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I've taken up the adventure of creating a relatively small command-line RPG to flex my newfound Python muscles, but I've already run into a conundrum. I'm using this implementation of getch():

def getch():
    fd = sys.stdin.fileno()
    old_settings = termios.tcgetattr(fd)
    tty.setraw(sys.stdin.fileno())
    key = sys.stdin.read(3)
    termios.tcsetattr(fd, termios.TCSADRAIN, old_settings)

I have key set to read in 3 characters to capture arrow keys. Up, for example, is read in as ESC[A; with this method, I can use key[2] to determine if an arrow key was pressed and which one. All well and good, except that I'd also like to capture all sorts of other keys; q for quest log, wasd for movement (pressing the arrows in various orders will be the method of attack), and many others. The problem is instantly clear; if getch() only returns a single character, arrow functionality is lost entirely.

I'm contemplating rethinking the arrow system altogether if there is no simple solution, but I'm almost certain there must be. Admittedly, I know little of what is going on within tty, but I read somewhere that if you only read in 1 character, the excess characters from an arrow press are retained in the buffer. How might I go about accessing said buffer? Alternatively, is there some clever way to tell stdin to expect input of variable length?

Thank you in advance for any and all assistance.

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up vote 5 down vote accepted

don't read three characters. Read one.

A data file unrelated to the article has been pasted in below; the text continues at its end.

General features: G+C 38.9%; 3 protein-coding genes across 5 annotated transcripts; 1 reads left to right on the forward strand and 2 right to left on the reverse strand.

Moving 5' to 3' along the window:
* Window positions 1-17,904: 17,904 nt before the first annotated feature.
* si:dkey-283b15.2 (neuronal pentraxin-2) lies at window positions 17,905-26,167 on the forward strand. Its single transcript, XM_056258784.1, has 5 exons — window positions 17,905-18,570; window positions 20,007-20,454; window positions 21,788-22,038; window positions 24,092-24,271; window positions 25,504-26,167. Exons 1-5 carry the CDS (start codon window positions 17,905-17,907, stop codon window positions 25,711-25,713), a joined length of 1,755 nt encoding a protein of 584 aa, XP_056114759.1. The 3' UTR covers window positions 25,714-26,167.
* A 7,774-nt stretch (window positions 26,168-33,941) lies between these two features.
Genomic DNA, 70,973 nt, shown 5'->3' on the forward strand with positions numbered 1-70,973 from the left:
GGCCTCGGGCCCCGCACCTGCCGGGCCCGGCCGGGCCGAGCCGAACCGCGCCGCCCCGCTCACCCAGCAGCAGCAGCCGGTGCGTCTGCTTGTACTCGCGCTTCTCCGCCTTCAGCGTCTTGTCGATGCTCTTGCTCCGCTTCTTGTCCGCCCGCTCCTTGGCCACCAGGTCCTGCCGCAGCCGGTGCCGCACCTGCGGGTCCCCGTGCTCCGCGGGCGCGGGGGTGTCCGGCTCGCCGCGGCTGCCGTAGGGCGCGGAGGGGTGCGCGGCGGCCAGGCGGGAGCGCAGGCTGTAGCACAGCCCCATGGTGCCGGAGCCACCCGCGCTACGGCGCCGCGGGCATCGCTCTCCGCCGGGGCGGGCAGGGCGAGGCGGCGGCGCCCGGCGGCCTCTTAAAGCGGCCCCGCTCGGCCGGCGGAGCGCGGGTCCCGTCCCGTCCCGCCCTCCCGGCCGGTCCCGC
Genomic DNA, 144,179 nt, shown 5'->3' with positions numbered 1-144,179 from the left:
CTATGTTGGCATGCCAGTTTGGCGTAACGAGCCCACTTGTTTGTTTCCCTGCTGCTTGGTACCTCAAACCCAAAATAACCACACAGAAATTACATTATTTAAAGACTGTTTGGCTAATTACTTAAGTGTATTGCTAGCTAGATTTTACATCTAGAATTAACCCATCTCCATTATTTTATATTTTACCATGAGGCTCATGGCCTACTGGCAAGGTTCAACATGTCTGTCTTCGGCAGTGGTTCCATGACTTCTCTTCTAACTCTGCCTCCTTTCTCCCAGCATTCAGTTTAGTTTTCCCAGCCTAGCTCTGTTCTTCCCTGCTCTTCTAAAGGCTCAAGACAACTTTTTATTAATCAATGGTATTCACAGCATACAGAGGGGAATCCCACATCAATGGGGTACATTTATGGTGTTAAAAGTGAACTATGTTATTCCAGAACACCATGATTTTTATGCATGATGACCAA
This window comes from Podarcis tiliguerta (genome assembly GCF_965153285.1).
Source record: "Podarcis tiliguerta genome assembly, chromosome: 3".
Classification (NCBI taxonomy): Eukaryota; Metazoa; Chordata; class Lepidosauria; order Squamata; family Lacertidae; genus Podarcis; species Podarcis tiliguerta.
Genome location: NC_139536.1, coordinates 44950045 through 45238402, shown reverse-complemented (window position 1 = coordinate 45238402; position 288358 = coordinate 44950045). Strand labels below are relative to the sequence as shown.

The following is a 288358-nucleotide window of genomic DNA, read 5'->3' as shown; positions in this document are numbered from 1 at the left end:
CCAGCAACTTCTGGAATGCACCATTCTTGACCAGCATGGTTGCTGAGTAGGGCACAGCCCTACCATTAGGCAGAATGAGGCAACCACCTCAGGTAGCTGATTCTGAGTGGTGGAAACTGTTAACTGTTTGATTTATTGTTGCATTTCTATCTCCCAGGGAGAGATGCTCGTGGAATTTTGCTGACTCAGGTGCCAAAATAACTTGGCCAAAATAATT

If the one character you just read is ESC, read another character or two to see if it was an arrow key or whatever. If it was a q, do the thing for that and then start over.

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That would require the user pressing the arrow key twice, which isn't very friendly. – Hexagon Theory Sep 5 '11 at 17:11
    
no it doesn't. you replace read(3) with read(1) followed by an if statement looking for \x1b and then read(2) to see what key was pressed. – SingleNegationElimination Sep 5 '11 at 17:14
    
Ah, yep. Makes perfect sense. Thank you, Token. – Hexagon Theory Sep 5 '11 at 17:17
    
But how to read ESC alone? read(2) will block in this case until you press other key. – techtonik Dec 23 '11 at 22:00

If you consider developing a full game, PyGame could also be useful (eventually ncurses).

The getch() snippet can be upgraded to read arrow key, but how to make the difference between the first char of an arrow key and the ESC key? If the user press ESC, the solution described will probably wait for the next key press.

I did not find any solution for handling this last case.

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